We were intrigued by the tensegrity inherent ability to contain within the envelope itself the whole structural framework needed for stability, enabling large scale structures with little weight and small size parts. The possibility of drawing a continuous pattern of forces with a minimum discontinuous path of compressed members within a continuum of tensioned members, offered the opportunity to experiment alternatives using the latest technologies available. Among others we considered 3D printing and injection moulding manufacturing versus standard construction methods of cables-struts systems, commonly seen in tensegrity structures. Improvements in manufacturing and assembling capability using an integrated methodology -from design to production- virtually brought us to rethink such  class of systems. A unique “structural” envelop possibly embedding multiple layers of utility: power supply, actuators, feedback sensors for static and kinematic response. Only recently such an opportunity has been more widely accepted with the emergence of e-textile technologies for smart “skin”. In such and similar directions Nottingham University together with EPSRC Centre for Innovative Manufacturing is working on multifunctional marketable components.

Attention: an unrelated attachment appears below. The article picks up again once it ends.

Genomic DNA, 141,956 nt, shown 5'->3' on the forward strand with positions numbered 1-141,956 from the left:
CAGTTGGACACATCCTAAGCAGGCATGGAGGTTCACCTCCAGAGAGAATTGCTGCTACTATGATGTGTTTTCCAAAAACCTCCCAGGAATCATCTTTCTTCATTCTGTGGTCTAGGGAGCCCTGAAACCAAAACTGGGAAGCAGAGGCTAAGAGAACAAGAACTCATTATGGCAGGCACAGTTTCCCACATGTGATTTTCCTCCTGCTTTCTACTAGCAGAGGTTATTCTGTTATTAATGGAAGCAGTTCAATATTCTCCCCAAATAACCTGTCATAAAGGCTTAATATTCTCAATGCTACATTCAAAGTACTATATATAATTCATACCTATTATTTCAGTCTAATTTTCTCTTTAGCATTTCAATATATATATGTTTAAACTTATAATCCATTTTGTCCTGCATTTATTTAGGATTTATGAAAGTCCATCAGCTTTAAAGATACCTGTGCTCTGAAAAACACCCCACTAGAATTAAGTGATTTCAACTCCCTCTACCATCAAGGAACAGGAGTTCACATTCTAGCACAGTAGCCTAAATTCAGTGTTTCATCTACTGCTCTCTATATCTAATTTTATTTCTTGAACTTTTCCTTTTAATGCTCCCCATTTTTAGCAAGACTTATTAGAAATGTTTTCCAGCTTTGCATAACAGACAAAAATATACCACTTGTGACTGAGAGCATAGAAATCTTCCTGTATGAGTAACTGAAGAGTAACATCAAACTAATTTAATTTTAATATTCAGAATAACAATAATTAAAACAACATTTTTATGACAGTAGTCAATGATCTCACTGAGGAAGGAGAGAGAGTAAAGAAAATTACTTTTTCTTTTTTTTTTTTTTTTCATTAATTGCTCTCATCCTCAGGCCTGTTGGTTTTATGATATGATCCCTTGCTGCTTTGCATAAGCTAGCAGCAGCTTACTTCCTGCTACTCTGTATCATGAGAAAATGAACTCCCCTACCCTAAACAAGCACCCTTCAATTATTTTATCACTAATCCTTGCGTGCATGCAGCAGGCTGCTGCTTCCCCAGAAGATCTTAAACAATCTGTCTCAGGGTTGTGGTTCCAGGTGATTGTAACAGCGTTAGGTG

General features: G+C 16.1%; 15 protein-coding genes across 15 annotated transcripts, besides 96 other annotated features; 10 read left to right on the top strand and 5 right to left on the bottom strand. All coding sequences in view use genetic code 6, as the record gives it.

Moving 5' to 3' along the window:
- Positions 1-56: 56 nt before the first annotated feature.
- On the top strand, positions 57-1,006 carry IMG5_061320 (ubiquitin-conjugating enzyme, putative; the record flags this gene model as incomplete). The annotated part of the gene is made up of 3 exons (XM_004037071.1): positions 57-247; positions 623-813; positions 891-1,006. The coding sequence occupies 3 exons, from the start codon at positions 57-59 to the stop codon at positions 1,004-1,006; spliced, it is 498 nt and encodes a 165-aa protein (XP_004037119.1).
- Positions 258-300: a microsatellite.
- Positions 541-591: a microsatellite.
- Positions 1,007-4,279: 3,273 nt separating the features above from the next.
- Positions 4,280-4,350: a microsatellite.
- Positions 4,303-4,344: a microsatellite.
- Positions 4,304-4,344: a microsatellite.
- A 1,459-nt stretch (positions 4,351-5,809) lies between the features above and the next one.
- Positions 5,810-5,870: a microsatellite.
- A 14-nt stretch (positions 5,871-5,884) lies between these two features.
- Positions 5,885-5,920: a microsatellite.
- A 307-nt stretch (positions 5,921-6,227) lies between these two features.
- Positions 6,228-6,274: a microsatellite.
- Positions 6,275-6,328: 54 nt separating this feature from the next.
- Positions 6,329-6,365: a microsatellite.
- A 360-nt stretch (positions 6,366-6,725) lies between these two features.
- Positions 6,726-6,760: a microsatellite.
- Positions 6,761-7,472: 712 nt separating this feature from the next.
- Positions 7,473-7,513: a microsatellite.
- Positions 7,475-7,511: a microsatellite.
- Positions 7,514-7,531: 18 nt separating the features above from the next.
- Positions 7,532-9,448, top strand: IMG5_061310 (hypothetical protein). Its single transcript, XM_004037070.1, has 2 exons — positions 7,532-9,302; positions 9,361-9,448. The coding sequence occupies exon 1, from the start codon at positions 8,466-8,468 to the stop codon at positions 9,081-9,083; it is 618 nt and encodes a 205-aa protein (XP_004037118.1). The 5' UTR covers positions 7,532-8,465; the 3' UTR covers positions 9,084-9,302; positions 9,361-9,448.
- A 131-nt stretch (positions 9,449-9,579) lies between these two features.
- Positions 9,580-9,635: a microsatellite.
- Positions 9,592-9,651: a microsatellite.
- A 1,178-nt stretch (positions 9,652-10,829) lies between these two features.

Where common structural systems need costly and non-trivial processes to move from designing to manufacturing, our approach to tensegrity design is focused on ready-to-build design solutions, with unlimited  applicability. Issues imposed by the nature itself of tensegrity are therefore mitigated.